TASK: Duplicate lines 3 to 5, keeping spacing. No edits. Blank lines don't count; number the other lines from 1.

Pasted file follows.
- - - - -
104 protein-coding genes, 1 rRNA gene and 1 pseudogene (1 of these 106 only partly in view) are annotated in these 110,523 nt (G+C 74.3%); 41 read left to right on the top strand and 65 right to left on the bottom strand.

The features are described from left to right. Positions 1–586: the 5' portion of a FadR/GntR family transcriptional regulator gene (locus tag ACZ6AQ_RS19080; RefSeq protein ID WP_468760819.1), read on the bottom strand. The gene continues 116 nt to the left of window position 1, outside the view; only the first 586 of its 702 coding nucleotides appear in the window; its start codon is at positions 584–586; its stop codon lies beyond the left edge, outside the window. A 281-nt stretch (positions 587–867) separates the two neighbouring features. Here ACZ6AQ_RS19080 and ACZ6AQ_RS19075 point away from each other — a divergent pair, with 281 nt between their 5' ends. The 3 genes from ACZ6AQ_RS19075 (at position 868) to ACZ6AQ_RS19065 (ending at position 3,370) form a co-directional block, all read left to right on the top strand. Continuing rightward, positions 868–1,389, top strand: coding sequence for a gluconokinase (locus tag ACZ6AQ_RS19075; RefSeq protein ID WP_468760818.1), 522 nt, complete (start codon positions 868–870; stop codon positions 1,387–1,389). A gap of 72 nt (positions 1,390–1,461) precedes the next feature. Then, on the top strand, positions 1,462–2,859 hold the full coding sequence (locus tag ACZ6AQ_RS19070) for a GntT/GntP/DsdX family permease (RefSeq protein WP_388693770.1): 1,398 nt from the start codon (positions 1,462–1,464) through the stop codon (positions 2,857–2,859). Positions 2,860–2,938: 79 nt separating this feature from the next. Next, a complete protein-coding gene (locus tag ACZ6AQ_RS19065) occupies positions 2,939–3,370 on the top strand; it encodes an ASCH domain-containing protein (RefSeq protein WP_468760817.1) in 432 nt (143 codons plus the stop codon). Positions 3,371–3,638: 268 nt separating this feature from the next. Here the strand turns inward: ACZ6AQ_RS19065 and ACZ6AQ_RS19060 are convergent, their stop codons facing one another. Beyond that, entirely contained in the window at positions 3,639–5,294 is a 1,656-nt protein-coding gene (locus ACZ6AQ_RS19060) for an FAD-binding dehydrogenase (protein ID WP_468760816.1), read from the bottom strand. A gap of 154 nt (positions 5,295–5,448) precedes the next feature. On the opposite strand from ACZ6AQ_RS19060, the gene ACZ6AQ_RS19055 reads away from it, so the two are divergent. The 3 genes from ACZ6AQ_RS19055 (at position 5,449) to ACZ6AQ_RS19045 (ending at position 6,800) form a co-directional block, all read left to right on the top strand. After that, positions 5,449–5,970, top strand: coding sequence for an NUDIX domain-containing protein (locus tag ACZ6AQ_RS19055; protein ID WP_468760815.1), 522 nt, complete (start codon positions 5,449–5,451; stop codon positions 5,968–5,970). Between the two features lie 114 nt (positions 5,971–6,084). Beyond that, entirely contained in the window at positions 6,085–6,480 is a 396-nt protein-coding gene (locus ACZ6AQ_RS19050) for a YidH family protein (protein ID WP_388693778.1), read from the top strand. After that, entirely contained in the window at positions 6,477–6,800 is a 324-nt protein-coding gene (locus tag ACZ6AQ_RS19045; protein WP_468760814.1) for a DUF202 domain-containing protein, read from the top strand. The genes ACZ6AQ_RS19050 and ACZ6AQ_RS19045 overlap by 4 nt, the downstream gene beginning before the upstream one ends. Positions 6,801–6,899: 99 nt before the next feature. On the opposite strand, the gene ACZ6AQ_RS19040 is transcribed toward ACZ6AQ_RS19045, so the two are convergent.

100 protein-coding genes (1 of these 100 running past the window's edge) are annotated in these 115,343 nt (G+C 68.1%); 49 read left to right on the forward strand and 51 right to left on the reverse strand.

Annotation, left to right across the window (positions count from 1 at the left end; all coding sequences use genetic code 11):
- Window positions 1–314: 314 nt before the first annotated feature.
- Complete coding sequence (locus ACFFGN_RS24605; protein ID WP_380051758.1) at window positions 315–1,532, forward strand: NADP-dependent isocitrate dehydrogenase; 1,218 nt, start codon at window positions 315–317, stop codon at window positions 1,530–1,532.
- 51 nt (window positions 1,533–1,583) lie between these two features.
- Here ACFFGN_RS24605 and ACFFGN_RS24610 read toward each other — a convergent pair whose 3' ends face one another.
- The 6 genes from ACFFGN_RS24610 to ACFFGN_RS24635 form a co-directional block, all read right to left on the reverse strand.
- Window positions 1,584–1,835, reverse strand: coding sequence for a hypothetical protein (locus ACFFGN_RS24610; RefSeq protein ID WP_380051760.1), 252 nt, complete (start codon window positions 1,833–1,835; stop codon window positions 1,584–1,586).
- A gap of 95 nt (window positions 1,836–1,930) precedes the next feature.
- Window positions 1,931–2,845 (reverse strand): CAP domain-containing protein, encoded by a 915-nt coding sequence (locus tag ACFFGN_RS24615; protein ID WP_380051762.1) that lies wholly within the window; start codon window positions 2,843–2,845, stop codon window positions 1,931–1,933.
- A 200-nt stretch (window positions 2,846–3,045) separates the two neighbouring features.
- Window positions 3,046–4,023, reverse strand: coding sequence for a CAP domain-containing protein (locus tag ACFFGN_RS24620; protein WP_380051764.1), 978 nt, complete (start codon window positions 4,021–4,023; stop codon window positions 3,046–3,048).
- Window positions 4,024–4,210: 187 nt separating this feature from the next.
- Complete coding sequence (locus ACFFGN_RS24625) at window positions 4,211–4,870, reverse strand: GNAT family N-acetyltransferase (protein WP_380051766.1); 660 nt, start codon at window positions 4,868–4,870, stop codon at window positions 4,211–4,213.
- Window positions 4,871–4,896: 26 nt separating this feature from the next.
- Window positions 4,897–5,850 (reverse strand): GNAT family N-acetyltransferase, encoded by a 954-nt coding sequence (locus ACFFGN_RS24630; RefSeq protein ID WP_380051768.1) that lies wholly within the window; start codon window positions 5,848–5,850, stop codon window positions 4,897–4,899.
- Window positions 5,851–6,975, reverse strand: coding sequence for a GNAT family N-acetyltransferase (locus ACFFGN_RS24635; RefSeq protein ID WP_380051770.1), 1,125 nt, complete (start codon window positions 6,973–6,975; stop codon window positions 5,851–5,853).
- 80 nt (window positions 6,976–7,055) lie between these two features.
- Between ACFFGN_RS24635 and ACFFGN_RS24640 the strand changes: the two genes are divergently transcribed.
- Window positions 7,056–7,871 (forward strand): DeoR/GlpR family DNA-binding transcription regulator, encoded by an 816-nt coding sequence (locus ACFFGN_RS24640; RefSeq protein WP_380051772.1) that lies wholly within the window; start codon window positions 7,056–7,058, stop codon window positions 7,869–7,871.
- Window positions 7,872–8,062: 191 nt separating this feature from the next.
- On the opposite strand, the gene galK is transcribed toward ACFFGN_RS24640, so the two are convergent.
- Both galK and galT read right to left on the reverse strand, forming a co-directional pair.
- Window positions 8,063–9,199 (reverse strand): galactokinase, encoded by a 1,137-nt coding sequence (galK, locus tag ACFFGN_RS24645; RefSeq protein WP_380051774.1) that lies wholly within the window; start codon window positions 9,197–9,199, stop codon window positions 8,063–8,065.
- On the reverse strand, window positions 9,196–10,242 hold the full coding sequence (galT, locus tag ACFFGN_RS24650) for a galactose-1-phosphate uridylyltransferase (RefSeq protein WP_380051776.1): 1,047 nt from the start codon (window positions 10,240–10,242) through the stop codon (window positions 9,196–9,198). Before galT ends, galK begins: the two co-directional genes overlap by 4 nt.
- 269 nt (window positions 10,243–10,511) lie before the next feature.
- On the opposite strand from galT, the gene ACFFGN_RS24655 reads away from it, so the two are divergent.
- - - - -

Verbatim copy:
100 protein-coding genes (1 of these 100 running past the window's edge) are annotated in these 115,343 nt (G+C 68.1%); 49 read left to right on the forward strand and 51 right to left on the reverse strand.

Annotation, left to right across the window (positions count from 1 at the left end; all coding sequences use genetic code 11):
- Window positions 1–314: 314 nt before the first annotated feature.